Between Heaven and Hell

Hell is not the only doctrine that has fallen out of favor in our day. Heaven has fallen on hard times as well. We used to sing, “Heaven is a wonderful place, filled with glory and grace.” But these days Evangelicals are more likely to speak of the kingdom than of heaven. Justice is more important to them than the hope of heaven.

To many the notion that heaven might be an actual place seems about as awkward as the thought of a literal Hell. N. T. Wright seems typical of this thinking when he asks what the ultimate Christian hope is and what hope there is for change, rescue, transformation and new possibilities within the world in the present. “As long as we see Christian hope in terms of going to heaven,” Wright claims, “of a salvation that is essentially away from this world the two questions are bound to appear unrelated.” No, Christians today don’t want to go to heaven. We want our heaven on earth and we want it now.

It seems to me that these two things are linked. The church’s neglect of the doctrine of hell springs from the same root that has prompted us to marginalize the hope of heaven. It is a result of being worldly-minded. This is a major cause of all our disappointment with God. We are disappointed because we are primarily interested in the comforts of earthly life and troubled by earthly sorrows. We have forgotten Jesus’ warning that there are other worse sorrows yet to come as well as better joys that cannot be described in earthly terms.

The often quoted observation of C. S. Lewis was right. We are too easily satisfied: “We are half-hearted creatures, fooling about with drink and sex and ambition when infinite joy is offered to us, like an ignorant child who wants to go on making mud pies in a slum because he cannot imagine what is meant by the offer of a holiday at the sea.”

Our distaste for the old doctrine of hell reflects a similar lack of vision. We clamor for justice but what we really want is a kind of spiritual egalitarianism. We want a heavenly bureaucracy which makes sure that everyone is serviced. We do not really want justice. How could we? If a blameless and upright man like Job, someone who feared God and shunned evil, withered under the faintest breath of God’s justice, what makes us think that we could survive its full blast?

John’s latest book is coming in September. You can find out more about it at follygraceandpower.com.

Read John’s article on “the trajectory of worship” in the March issue of Christianity Today.

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Published by

John Koessler

John Koessler serves as professor and chair of the pastoral studies department at Moody Bible Institute. His most recent book is The Radical Pursuit of Rest published by InterVarsity Press.

3 thoughts on “Between Heaven and Hell”

  1. Hello Dr Koessler,
    I love reading your blogs and I sincerely appreciate your insight. And I agree with this article- to a point. I totally agree that Christians are becoming more worldly minded, but I don’t think it is because they are too kingdom focused, as you were saying. In fact, I believe that just the opposite is the case. Christians are becoming too materialistic and worldly minded because they do not care much about the kingdom. It seems that many professing Christians are interested in only the pleasures of heaven- or rather, they only care for the things of God as long as there is something in it for them. In Luke 17:21-34, when the Pharisees were looking for signs and wonders, Jesus tells them kingdom is here among you right now. I believe that Jesus is saying that He is the essence of God’s kingdom on this earth. He established God’s kingdom on this earth through the church. And so the chief end of every Christian, I believe, ought not to look for future signs and apocalyptic events, nor to focus on heaven, but on Jesus Christ alone, for He is the author and the finisher of our faith. I think that once God’s people begin to see their goal as to worship and glorify God in the here and now (and stop worrying about just “getting to heaven”), then there will be much less worldly minded. I think that is also what NT Wright was getting at.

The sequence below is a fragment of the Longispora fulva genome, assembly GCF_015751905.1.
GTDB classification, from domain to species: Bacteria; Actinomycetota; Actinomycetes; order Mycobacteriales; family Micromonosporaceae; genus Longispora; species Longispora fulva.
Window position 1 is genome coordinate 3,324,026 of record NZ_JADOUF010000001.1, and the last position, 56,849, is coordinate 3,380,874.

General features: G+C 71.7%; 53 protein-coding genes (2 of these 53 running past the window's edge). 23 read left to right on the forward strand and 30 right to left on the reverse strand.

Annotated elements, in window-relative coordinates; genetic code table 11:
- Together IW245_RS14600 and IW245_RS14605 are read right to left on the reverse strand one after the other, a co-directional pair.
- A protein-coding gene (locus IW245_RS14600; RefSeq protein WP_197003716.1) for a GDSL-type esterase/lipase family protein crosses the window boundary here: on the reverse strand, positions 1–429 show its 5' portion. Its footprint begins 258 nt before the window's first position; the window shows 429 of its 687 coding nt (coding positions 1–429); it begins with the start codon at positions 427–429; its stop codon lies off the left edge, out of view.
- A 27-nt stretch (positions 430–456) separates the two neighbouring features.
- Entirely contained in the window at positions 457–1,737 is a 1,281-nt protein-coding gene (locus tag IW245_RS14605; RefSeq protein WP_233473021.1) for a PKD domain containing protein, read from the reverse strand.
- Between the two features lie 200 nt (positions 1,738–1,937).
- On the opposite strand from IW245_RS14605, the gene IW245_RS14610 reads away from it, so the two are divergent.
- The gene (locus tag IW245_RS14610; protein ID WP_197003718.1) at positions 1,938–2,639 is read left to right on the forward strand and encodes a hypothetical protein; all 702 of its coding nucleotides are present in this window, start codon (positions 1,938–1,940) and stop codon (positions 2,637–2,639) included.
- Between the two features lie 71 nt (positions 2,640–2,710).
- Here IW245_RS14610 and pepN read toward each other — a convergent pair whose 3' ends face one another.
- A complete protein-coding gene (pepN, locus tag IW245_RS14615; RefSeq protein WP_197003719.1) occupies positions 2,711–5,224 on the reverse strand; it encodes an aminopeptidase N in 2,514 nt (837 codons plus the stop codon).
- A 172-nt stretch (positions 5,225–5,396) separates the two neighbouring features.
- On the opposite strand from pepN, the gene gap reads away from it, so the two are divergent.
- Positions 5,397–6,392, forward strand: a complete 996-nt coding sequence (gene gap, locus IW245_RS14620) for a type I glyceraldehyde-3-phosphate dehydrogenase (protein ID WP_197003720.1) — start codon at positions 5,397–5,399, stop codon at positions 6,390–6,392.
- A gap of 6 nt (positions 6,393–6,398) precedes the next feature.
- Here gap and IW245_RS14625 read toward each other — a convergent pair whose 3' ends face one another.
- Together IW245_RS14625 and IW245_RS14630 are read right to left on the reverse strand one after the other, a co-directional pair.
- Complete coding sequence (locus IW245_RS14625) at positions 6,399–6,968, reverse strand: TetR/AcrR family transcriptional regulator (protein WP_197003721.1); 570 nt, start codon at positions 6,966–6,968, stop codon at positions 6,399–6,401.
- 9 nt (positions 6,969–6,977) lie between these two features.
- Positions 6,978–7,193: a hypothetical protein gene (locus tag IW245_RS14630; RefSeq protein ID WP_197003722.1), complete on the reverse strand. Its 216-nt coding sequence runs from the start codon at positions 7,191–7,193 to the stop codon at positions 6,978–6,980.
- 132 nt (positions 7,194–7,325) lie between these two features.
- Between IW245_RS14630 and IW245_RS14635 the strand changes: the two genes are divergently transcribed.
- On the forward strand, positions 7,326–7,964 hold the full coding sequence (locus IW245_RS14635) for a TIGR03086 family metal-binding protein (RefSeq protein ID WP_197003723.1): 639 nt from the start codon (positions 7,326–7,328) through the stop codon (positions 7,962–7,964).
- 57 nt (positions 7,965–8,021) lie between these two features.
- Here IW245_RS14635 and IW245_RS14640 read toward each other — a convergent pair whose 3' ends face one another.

1. Thanks, Rich, for your helpful comments. I found N. T. Wright’s book Surrpised by Hope to be helpful and encouraging in many ways. His explanation of the Kingdom as tangental to our world was especially moving and reminded me very much of some of the things that T. F. Torrance says in his little book Preaching Christ Today. I agree that Jesus was pointing to Himself in Luke 17:21-34. I believe he was making an offer of himself as Messiah that Israel rejected. When Jesus speaks of heaven in John, he describes it as a location. He came from heaven and returned to heaven (John 3:13; 6:32, 33, 38). Jesus also distinguishes heaven from earth (Matt. 16:19). As a dispensationalist, I look forward to a literal Kingdom where Jesus will reign from Jerusalem. That does not keep me from praying and working for the manifestation of his righteous dominion in the present. I hope you will keep reading my blog.

  2. I see what you are saying, though I tend to view the kingdom of God from a covenantal perspective. Perhaps that is the point of my disagreement. I’ll definitely keep reading your posts- I do enjoy them. Thanks!

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